Lena Dunham Loses It After 'Body Positivity' Sweatshirt She Designed Causes Internet Uproar

An instant view of actress Lena Dunham attends the Lena Dunham and Planned Parenthood Host Sex, Politics & Film Cocktail Reception at The Spur on January 24, 2016 in Park City, Utah.
Photo by Nicholas Hunt/Getty Images

Lena Dunham was forced to issue an explanation Thursday after social media users discovered a sweatshirt she designed in cooperation with the high-end clothing brand, LPA, to bring awareness to "body positivity" and "internet harassment" was being featured on a skinny model.

Plus-sized model Tess Holliday was the first to notice that the sweatshirt, which features the quote, “Being fat is not beautiful it’s an excuse," was draped across a svelte woman on clothing retailer Revolve's website.

Twitter users quickly piled on, calling Revolve "gross," and "judgemental," Fox News reports, but they were really thrown for a loop when they discovered the shirts had been designed by "body positivity" and "anti-harassment" activist Dunham, to bring awareness to the way women are often treated on social media.

The sweatshirt, which retails for a cool $200, was supposed to be the first in a series of shirts featuring angry quotes directed at some of fashion's most beautiful people. The "fat" slam was a quote submitted by model Paloma Elesser. Other articles feature vitriol leveled at actresses Emily Ratajkowski, Cara Delevingne and Suki Waterhouse, and at Dunham herself.

Under fire, Dunham took to Instagram, where she admitted her involvement and condemned ... well ... herself.

For months I’ve been working on a collaboration with LPA through parent company @revolve - sweatshirts that highlight quotes from prominent women who have experienced internet trolling & abuse. This is a cause very close to my heart and the proceeds were meant to benefit charities that help young women by empowering them to express themselves through writing and art. Without consulting me or any of the women involved, @revolve presented the sweatshirts on thin white women, never thinking about the fact that difference and individuality is what gets you punished on the Internet, or that lack of diversity in representation is a huge part of the problem (in fact, the problem itself.) As a result, I cannot support this collaboration or lend my name to it in any way. I am deeply disappointed in @revolve’s handling of a sensitive topic and a collaboration rooted in reclaiming the words of internet trolls to celebrate the beauty in diversity and bodies and experiences that aren’t the industry norm. *** I’d like to especially extend my love and support to @palomija, whose quote was the first to be promoted and mangled. She’s a hero of mine. Like me, she gave her quote in good faith and shared her vulnerability in order to support arts education and to spread her message of empowerment, and she wasn’t consulted in the marketing. Not an ounce of negativity should be sent her way. *** My only goal on this planet is to empower women through art and dialogue. I’m grateful to every woman who shared a quote and so disappointed that our words were not honored. As a result, I will be making a donation to the charity of every woman’s choice who was wronged with me and I hope that @revolve will join me with a contribution of their own. *** P.S. This Rubens painting makes me happy because it’s about women joining in love, but he didn’t recognize diversity at all- he just loved curvy butts. Problematic fave.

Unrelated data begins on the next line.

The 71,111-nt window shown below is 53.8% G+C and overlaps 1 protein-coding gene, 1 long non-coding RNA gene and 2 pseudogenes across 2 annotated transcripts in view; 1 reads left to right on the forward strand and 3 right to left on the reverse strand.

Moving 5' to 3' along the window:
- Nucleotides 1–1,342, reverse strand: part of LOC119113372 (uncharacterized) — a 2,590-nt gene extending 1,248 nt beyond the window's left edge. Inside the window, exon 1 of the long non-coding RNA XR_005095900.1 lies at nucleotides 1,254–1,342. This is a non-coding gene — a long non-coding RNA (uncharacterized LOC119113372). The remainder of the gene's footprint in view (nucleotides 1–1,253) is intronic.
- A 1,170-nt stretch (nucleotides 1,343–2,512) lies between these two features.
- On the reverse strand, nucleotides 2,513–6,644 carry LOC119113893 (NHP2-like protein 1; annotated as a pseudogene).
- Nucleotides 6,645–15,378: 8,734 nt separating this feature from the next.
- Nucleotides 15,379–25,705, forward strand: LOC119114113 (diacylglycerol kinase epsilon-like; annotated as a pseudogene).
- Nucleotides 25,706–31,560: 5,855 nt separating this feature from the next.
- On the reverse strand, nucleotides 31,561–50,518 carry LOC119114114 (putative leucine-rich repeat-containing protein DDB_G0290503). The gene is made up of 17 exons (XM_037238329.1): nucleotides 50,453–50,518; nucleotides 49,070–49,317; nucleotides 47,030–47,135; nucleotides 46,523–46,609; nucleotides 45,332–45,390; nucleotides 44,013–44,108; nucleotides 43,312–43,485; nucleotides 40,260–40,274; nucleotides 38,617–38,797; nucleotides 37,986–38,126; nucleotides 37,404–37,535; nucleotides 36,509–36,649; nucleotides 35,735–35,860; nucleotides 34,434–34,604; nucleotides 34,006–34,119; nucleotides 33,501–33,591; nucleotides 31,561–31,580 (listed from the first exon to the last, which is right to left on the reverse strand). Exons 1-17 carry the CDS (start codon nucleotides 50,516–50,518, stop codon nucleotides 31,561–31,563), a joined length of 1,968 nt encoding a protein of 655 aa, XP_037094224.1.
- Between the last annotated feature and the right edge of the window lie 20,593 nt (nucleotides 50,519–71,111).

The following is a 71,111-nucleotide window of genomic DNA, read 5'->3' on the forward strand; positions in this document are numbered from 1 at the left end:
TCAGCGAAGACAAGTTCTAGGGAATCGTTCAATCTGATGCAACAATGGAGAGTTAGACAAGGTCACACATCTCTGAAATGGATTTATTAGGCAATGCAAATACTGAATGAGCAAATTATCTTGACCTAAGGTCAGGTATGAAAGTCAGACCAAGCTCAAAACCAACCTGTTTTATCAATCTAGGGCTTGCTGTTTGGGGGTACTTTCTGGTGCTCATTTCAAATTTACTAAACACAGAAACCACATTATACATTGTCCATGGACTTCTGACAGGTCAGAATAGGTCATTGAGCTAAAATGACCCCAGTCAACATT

A post shared by Lena Dunham (@lenadunham) on

"Without consulting me or any of the women involved, @revolve presented the sweatshirts on thin white women, never thinking about the fact that difference and individuality is what gets you punished on the Internet, or that lack of diversity in representation is a huge part of the problem (in fact, the problem itself.)," Dunham explained, on a photo of a painting by Reubens depicting women's rear ends. "As a result, I cannot support this collaboration or lend my name to it in any way."

Dunham resolved to make a donation to a charity of choice for each woman involved in the project. She pulled the line of sweatshirts from Revolve altogether.

Although it's not immediately clear from the site or the promotional materials, both Revolve's communications staff and the shirt's social media critics seem to indicate that an unknown portion from the sale of each $200 sweatshirt was supposed to go a charity called Girls Write Now. Revolve now says they're donating $20,000 to the same charity as restitution.

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